efe-epaSydney, Australia

An Australian court on Tuesday found the archbishop of Adelaide guilty of concealing child sex abuse cases in the 1970s, although his sentence will be announced at a later date.

Magistrate Robert Stone of Newcastle Court on Tuesday found Adelaide's archbishop Philip Wilson guilty of four charges over his attempt to cover up for sexual abuse committed by late priest James Fletcher.

Wilson, who is the most senior member of the Catholic Church in the world to be charged with concealing child sexual abuse crimes, faces a maximum sentence of two years in prison, but Magistrate Robert still has an option of suspending the sentence, according to national broadcaster ABC.

The main case against Wilson is for failing to report Fletcher's abuse of a 10-year-old boy, identified as Peter Creigh, in the Hunter Valley region near Newcastle in 1971, when he learned of them.

During the trial, Justice Stone said that he found Creigh's testimony credible and true.

"I am satisfied and find that Mr Creigh described to the accused he performed fellatio of Fletcher and masturbated Mr Fletcher," the magistrate said.

The judge also ruled out Wilson's claims that he could not remember a conversation he had with Creigh in 1976, when the victim, who was about 15 years old at that time, described Fletcher's abuse to him.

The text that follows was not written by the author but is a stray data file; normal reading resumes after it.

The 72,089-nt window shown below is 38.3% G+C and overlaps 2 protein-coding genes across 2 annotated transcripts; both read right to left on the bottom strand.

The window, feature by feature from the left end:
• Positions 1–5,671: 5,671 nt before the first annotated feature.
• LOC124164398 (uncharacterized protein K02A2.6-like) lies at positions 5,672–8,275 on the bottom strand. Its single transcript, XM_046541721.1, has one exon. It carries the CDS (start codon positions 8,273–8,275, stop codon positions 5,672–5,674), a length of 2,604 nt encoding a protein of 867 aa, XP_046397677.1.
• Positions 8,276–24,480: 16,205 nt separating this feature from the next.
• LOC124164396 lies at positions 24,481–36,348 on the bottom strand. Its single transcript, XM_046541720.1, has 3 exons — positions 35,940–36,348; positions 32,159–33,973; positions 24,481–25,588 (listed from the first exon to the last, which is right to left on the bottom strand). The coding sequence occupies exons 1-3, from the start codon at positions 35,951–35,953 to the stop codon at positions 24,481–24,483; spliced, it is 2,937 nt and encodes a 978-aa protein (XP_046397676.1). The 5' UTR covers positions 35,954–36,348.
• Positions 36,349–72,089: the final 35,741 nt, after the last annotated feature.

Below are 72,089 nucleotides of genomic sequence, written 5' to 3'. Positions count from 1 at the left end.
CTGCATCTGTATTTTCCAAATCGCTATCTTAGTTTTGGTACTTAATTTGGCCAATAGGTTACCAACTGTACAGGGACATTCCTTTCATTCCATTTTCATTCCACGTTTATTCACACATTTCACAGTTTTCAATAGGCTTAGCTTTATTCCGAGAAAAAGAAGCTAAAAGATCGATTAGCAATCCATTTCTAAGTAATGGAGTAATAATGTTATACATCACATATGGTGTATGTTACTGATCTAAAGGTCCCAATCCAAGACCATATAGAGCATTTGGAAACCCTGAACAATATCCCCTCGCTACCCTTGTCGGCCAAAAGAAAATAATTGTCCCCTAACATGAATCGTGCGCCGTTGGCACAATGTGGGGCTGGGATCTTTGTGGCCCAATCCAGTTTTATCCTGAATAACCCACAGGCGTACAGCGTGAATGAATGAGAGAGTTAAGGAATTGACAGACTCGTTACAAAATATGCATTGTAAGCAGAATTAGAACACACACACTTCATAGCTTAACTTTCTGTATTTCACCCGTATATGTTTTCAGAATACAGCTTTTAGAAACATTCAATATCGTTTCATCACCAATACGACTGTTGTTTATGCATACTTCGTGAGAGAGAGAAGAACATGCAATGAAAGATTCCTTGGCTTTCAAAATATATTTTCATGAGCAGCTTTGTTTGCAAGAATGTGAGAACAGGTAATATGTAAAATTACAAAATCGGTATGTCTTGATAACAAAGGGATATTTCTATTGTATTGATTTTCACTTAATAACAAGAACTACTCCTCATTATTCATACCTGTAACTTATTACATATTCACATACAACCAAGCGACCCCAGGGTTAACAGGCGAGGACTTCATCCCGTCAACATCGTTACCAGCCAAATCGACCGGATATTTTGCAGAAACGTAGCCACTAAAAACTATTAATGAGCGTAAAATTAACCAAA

He also noted that Creigh "had no motive or interest to deceive or make up the conversation" about the abuses at the hands of Fletcher, who was convicted in 2004 of nine counts of sexual abuse and died in prison 13 months later.

According to the magistrate, Wilson, who was appointed as archbishop of Adelaide in 2001 and charged with the crime in 2015, knew "what the young man was saying was a credible allegation," and he also knew the victim's family.

During the hearing, Wilson's legal team argued that the archbishop, who wears a pacemaker and was recently diagnosed with Alzheimer's disease, could not appear before the judge because the disease impacted his "cognitive functions."

His lawyer, Stephen Odgers, also argued that Wilson should never have been convicted of the crime because at that time the offenses would have been considered "indecent acts" instead of a crime.

Wilson's trial came after Australian police launched an intensive investigation into child sexual abuse cases allegedly concealed by former and current priests of the Catholic Diocese of Maitland-Newcastle.